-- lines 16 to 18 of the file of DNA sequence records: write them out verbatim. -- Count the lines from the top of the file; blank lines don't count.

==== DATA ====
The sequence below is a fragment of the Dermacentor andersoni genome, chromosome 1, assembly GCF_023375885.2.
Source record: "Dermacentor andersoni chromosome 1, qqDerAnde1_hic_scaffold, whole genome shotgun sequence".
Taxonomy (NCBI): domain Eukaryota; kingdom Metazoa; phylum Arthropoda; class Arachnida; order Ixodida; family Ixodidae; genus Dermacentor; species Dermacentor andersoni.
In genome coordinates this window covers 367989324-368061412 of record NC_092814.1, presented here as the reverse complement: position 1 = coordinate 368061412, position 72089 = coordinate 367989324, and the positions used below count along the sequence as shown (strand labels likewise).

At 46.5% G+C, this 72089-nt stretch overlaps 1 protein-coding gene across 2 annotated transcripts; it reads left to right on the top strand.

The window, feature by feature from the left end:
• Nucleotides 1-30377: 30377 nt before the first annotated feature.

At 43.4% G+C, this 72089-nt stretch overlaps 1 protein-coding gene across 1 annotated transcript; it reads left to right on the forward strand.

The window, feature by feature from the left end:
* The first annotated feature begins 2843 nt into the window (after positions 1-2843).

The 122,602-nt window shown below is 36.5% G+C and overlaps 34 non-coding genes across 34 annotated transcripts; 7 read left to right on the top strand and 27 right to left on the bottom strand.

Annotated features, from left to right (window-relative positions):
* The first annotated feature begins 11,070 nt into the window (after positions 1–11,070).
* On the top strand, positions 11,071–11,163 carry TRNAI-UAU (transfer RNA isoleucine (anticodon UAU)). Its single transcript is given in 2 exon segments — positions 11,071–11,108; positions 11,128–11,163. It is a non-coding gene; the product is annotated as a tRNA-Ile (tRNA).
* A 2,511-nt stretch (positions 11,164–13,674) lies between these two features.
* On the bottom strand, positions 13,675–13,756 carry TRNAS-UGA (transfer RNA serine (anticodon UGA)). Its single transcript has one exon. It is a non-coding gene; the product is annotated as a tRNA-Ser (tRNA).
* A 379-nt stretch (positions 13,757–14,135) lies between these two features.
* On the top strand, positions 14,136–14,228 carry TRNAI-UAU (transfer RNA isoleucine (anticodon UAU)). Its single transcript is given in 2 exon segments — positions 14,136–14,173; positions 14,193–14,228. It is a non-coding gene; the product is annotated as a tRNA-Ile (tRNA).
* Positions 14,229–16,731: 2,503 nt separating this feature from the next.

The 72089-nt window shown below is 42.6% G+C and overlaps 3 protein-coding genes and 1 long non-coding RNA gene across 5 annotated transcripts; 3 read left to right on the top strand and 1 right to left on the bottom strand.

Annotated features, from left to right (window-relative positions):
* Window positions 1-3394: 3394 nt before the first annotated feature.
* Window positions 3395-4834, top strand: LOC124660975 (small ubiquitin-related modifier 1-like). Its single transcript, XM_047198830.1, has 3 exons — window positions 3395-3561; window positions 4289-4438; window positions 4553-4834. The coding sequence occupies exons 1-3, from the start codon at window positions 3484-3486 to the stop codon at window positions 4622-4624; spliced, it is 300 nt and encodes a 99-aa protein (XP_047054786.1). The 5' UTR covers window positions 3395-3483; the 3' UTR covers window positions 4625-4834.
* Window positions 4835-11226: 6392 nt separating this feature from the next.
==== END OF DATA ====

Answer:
* On the bottom strand, positions 13,675–13,756 carry TRNAS-UGA (transfer RNA serine (anticodon UGA)). Its single transcript has one exon. It is a non-coding gene; the product is annotated as a tRNA-Ser (tRNA).
* A 379-nt stretch (positions 13,757–14,135) lies between these two features.
* On the top strand, positions 14,136–14,228 carry TRNAI-UAU (transfer RNA isoleucine (anticodon UAU)). Its single transcript is given in 2 exon segments — positions 14,136–14,173; positions 14,193–14,228. It is a non-coding gene; the product is annotated as a tRNA-Ile (tRNA).